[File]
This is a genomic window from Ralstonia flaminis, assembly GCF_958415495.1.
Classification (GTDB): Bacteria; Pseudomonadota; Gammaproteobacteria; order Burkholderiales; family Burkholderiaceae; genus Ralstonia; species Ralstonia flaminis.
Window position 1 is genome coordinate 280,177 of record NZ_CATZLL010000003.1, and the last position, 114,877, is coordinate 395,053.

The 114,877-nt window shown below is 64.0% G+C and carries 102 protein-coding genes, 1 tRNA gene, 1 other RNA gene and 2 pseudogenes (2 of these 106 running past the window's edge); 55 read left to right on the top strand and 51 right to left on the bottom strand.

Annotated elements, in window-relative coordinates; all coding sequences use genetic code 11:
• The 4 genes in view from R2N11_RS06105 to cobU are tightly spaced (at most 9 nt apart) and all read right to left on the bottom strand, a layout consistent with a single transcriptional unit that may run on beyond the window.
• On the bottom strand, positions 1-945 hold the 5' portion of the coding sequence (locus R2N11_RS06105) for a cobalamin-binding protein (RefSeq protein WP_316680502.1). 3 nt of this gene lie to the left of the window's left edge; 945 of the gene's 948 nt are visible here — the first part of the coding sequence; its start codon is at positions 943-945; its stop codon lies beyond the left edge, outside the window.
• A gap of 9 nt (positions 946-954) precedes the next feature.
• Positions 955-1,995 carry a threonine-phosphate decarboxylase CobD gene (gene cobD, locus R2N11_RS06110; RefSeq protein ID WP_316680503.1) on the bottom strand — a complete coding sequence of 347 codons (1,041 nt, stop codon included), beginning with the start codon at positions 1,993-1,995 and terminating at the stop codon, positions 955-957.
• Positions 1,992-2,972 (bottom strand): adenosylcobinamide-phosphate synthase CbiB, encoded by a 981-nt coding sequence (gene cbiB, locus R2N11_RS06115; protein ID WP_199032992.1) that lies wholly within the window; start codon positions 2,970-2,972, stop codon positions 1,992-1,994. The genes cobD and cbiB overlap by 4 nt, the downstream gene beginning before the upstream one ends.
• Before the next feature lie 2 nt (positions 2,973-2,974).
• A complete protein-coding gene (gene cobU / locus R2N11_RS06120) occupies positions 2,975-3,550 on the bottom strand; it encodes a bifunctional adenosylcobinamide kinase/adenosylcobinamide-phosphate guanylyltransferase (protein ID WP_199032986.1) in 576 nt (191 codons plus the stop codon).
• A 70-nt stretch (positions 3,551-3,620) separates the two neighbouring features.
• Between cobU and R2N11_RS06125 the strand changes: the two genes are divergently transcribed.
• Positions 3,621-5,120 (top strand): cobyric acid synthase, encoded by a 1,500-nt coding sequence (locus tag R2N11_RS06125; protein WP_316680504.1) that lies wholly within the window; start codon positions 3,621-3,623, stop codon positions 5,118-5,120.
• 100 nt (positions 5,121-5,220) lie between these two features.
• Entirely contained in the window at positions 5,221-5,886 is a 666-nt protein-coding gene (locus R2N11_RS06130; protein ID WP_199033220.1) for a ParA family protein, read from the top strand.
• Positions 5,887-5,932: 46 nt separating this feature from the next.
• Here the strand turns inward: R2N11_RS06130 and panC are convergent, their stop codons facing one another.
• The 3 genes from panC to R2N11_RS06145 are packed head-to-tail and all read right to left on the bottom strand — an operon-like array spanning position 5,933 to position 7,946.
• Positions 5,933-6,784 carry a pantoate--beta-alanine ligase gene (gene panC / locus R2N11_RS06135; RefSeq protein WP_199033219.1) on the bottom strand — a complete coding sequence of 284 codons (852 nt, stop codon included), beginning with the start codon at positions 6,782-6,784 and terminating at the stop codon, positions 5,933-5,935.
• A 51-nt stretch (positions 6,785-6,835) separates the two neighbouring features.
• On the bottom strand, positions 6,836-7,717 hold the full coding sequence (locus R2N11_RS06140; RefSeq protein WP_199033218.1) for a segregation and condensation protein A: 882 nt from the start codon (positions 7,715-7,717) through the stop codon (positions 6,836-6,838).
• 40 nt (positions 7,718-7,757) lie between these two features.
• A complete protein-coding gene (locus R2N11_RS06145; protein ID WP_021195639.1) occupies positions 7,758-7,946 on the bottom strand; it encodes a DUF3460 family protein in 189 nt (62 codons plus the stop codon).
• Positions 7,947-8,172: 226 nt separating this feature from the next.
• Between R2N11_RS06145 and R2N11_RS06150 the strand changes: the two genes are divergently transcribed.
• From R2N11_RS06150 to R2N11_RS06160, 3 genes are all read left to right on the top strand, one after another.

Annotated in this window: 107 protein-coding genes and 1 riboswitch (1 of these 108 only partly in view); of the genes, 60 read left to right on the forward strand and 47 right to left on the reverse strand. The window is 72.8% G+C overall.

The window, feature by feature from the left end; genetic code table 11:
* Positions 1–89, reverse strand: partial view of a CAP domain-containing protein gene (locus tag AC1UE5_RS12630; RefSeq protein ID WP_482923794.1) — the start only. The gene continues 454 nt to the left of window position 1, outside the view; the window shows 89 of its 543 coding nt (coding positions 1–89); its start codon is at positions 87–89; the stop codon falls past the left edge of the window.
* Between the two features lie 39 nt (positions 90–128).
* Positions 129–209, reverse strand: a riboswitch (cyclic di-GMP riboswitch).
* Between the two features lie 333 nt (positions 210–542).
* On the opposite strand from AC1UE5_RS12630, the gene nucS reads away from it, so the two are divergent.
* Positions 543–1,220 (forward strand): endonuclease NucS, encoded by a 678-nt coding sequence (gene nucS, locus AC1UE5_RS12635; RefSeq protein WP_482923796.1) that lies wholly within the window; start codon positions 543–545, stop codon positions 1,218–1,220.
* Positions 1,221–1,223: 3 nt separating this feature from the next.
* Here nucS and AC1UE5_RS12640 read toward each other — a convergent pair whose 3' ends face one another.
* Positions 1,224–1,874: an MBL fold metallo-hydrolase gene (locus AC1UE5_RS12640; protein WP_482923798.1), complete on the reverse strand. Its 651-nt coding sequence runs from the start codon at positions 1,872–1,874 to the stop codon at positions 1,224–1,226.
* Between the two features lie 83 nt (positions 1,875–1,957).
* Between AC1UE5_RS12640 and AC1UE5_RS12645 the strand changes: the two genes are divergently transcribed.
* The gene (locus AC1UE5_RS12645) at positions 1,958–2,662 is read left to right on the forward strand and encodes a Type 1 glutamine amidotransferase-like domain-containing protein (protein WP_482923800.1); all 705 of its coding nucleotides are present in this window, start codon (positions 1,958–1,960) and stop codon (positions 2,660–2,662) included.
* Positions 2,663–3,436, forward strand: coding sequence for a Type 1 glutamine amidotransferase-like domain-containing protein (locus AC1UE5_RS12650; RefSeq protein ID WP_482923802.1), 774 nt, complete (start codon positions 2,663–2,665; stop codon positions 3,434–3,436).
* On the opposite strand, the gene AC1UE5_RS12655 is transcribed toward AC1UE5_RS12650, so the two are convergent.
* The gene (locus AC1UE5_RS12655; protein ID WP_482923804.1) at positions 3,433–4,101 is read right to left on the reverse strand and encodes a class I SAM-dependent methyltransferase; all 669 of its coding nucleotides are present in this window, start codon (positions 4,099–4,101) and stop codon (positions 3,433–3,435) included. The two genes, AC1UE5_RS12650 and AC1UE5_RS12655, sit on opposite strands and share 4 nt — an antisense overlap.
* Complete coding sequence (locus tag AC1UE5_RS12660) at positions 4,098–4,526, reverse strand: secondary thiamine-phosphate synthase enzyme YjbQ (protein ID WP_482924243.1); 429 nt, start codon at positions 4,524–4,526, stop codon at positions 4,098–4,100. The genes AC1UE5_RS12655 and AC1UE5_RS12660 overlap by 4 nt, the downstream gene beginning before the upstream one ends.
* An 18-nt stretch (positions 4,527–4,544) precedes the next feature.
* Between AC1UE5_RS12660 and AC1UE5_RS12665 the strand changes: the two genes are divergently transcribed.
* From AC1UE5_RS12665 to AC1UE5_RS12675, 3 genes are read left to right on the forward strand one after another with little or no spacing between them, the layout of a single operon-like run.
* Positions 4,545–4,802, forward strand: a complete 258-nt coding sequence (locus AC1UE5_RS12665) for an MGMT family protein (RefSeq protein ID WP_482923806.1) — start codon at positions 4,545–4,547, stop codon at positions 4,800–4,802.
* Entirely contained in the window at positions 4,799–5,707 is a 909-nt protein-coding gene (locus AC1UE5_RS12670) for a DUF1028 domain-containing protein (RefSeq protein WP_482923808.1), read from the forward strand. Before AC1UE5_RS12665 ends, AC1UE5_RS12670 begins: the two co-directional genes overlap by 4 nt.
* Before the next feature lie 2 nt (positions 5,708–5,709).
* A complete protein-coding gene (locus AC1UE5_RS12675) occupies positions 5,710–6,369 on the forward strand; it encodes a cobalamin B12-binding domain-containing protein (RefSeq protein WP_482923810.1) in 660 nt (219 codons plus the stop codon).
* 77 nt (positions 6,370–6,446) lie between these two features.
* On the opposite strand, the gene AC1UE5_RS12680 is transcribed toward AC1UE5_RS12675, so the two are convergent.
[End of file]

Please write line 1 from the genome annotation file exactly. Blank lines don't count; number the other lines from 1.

This is a genomic window from Ralstonia flaminis, assembly GCF_958415495.1.